The Scarlets owe the county council £2.614 million, which is due for repayment in 2023. Total equity in the rugby company continues to fall and at June 30th 2016 was down to £2.640 million, against £3.826 million a year earlier and £4.169 million the year before that. The county council’s investment on behalf of the people of Carmarthenshire is looking uncertain, despite the fact that a top notch rugby side brings non-financial benefits such as sporting confidence and local pride.

The board of directors, who have dug deep into their pockets to keep the rugby region going, remain optimistic, according to the accounts. Chairman Nigel Short, of Penderyn Distillery, wrote of the board’s determination to “continue to invest in development of talent”, although this had led and could well lead again to the business making a loss.

The directors “have a reasonable expectation that the company has adequate resources to continue in operation for the foreseeable future”, they report in the accounts.

Those resources are likely to include more of their own money. Perhaps a lot more.

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PHS Disconnects Ammanford Contact Centre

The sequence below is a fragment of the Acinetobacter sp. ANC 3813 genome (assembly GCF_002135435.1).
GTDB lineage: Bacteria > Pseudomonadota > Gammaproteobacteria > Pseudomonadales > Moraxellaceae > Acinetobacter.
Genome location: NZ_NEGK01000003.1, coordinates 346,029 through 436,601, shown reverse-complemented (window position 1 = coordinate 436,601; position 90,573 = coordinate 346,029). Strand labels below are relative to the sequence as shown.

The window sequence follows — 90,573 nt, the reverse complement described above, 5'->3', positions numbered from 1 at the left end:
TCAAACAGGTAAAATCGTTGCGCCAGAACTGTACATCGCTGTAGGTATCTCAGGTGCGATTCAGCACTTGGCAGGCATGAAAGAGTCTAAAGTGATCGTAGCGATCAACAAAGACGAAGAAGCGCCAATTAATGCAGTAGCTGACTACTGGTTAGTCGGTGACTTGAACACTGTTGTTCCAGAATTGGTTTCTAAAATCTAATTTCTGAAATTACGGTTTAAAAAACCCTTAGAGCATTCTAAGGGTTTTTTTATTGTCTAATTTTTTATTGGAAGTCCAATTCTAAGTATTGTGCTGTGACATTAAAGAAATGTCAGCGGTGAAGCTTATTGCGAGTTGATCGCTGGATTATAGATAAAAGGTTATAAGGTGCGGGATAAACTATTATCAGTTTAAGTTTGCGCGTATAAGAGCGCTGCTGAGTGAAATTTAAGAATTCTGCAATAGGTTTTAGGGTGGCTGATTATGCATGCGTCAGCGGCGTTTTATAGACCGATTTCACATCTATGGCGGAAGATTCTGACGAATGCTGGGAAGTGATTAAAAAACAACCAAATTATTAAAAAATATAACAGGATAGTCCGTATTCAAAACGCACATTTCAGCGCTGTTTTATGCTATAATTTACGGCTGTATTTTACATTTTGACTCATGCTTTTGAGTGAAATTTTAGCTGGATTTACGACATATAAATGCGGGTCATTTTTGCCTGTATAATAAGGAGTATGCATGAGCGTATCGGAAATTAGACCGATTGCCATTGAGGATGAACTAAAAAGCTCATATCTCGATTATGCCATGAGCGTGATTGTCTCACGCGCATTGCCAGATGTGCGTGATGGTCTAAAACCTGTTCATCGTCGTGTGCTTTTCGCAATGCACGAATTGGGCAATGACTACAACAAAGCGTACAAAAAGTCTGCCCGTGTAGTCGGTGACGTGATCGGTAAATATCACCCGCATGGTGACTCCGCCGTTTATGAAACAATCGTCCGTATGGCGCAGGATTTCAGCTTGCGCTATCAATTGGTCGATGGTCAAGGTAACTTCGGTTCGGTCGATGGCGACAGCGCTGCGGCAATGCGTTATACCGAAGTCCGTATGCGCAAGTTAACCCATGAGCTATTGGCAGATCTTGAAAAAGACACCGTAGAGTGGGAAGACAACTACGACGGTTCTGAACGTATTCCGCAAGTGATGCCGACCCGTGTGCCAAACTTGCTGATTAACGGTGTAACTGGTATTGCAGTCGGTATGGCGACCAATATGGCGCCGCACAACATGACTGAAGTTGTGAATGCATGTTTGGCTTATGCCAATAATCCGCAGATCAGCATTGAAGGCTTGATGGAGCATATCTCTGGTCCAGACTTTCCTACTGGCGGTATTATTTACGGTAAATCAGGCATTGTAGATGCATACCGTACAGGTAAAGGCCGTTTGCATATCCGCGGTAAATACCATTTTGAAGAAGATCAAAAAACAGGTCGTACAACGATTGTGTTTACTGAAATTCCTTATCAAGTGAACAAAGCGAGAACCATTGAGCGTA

See also the ‘Carmarthenshire Herald’, July 8th p.4

The July 15th closure of PHS Group’s contact centre in New Road, Ammanford, brings to an end 12 years of employment in the grant-aided building.

Built with space for 300 people, in the run-down to closure only 12 PHS staff, and 10 working for PHS spin-off Waterlogic, were employed at the site.

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PHS Group, which received grant aid for its Ammanford venture,  leaves after 12 years. 

Caerphilly-based PHS Group, which provides workplace services such as washroom equipment, waste bins, mats, plants, water coolers, workwear, crates and caretaking supplies, took over the centre in April 2004.